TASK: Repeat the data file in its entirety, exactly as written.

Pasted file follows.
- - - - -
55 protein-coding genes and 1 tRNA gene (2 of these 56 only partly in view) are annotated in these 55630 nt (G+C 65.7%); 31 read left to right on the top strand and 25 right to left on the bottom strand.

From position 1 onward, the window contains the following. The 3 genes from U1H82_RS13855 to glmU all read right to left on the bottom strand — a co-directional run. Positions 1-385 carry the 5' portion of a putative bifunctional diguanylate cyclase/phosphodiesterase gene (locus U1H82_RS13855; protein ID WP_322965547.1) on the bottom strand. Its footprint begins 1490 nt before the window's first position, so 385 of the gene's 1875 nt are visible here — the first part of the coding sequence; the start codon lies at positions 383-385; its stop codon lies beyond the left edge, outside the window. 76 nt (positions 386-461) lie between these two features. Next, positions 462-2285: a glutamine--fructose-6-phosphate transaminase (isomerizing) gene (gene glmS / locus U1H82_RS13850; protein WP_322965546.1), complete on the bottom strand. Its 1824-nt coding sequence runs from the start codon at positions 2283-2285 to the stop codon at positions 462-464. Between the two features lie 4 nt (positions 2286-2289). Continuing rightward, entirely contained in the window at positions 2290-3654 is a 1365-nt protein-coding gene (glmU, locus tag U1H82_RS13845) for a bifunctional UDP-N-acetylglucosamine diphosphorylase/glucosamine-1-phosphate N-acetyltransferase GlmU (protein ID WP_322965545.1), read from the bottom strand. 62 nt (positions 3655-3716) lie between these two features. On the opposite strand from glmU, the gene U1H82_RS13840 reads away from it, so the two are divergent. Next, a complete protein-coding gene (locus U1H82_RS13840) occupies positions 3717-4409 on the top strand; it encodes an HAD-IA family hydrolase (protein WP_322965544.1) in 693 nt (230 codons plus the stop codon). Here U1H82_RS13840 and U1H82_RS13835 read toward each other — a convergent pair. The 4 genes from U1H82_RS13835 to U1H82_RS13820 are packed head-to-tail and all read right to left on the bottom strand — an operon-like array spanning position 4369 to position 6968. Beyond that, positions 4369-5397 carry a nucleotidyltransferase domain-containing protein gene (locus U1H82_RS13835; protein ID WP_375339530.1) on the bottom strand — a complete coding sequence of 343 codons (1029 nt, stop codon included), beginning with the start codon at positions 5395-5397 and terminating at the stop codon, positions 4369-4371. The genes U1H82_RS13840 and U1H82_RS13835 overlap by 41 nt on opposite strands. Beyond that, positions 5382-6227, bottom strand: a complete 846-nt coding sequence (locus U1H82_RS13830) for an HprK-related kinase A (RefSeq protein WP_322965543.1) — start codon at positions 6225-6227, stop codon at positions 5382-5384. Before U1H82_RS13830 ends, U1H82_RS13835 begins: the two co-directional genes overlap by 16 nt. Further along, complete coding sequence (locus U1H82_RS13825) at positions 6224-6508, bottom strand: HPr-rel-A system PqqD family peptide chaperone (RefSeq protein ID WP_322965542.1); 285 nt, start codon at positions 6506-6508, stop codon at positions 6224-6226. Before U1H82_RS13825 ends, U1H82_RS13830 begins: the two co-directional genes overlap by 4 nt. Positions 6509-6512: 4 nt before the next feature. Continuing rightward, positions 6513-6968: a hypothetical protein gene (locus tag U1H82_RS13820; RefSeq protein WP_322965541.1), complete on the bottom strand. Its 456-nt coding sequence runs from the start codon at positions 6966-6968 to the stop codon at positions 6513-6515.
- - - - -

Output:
55 protein-coding genes and 1 tRNA gene (2 of these 56 only partly in view) are annotated in these 55630 nt (G+C 65.7%); 31 read left to right on the top strand and 25 right to left on the bottom strand.

From position 1 onward, the window contains the following. The 3 genes from U1H82_RS13855 to glmU all read right to left on the bottom strand — a co-directional run. Positions 1-385 carry the 5' portion of a putative bifunctional diguanylate cyclase/phosphodiesterase gene (locus U1H82_RS13855; protein ID WP_322965547.1) on the bottom strand. Its footprint begins 1490 nt before the window's first position, so 385 of the gene's 1875 nt are visible here — the first part of the coding sequence; the start codon lies at positions 383-385; its stop codon lies beyond the left edge, outside the window. 76 nt (positions 386-461) lie between these two features. Next, positions 462-2285: a glutamine--fructose-6-phosphate transaminase (isomerizing) gene (gene glmS / locus U1H82_RS13850; protein WP_322965546.1), complete on the bottom strand. Its 1824-nt coding sequence runs from the start codon at positions 2283-2285 to the stop codon at positions 462-464. Between the two features lie 4 nt (positions 2286-2289). Continuing rightward, entirely contained in the window at positions 2290-3654 is a 1365-nt protein-coding gene (glmU, locus tag U1H82_RS13845) for a bifunctional UDP-N-acetylglucosamine diphosphorylase/glucosamine-1-phosphate N-acetyltransferase GlmU (protein ID WP_322965545.1), read from the bottom strand. 62 nt (positions 3655-3716) lie between these two features. On the opposite strand from glmU, the gene U1H82_RS13840 reads away from it, so the two are divergent. Next, a complete protein-coding gene (locus U1H82_RS13840) occupies positions 3717-4409 on the top strand; it encodes an HAD-IA family hydrolase (protein WP_322965544.1) in 693 nt (230 codons plus the stop codon). Here U1H82_RS13840 and U1H82_RS13835 read toward each other — a convergent pair. The 4 genes from U1H82_RS13835 to U1H82_RS13820 are packed head-to-tail and all read right to left on the bottom strand — an operon-like array spanning position 4369 to position 6968. Beyond that, positions 4369-5397 carry a nucleotidyltransferase domain-containing protein gene (locus U1H82_RS13835; protein ID WP_375339530.1) on the bottom strand — a complete coding sequence of 343 codons (1029 nt, stop codon included), beginning with the start codon at positions 5395-5397 and terminating at the stop codon, positions 4369-4371. The genes U1H82_RS13840 and U1H82_RS13835 overlap by 41 nt on opposite strands. Beyond that, positions 5382-6227, bottom strand: a complete 846-nt coding sequence (locus U1H82_RS13830) for an HprK-related kinase A (RefSeq protein WP_322965543.1) — start codon at positions 6225-6227, stop codon at positions 5382-5384. Before U1H82_RS13830 ends, U1H82_RS13835 begins: the two co-directional genes overlap by 16 nt. Further along, complete coding sequence (locus U1H82_RS13825) at positions 6224-6508, bottom strand: HPr-rel-A system PqqD family peptide chaperone (RefSeq protein ID WP_322965542.1); 285 nt, start codon at positions 6506-6508, stop codon at positions 6224-6226. Before U1H82_RS13825 ends, U1H82_RS13830 begins: the two co-directional genes overlap by 4 nt. Positions 6509-6512: 4 nt before the next feature. Continuing rightward, positions 6513-6968: a hypothetical protein gene (locus tag U1H82_RS13820; RefSeq protein WP_322965541.1), complete on the bottom strand. Its 456-nt coding sequence runs from the start codon at positions 6966-6968 to the stop codon at positions 6513-6515.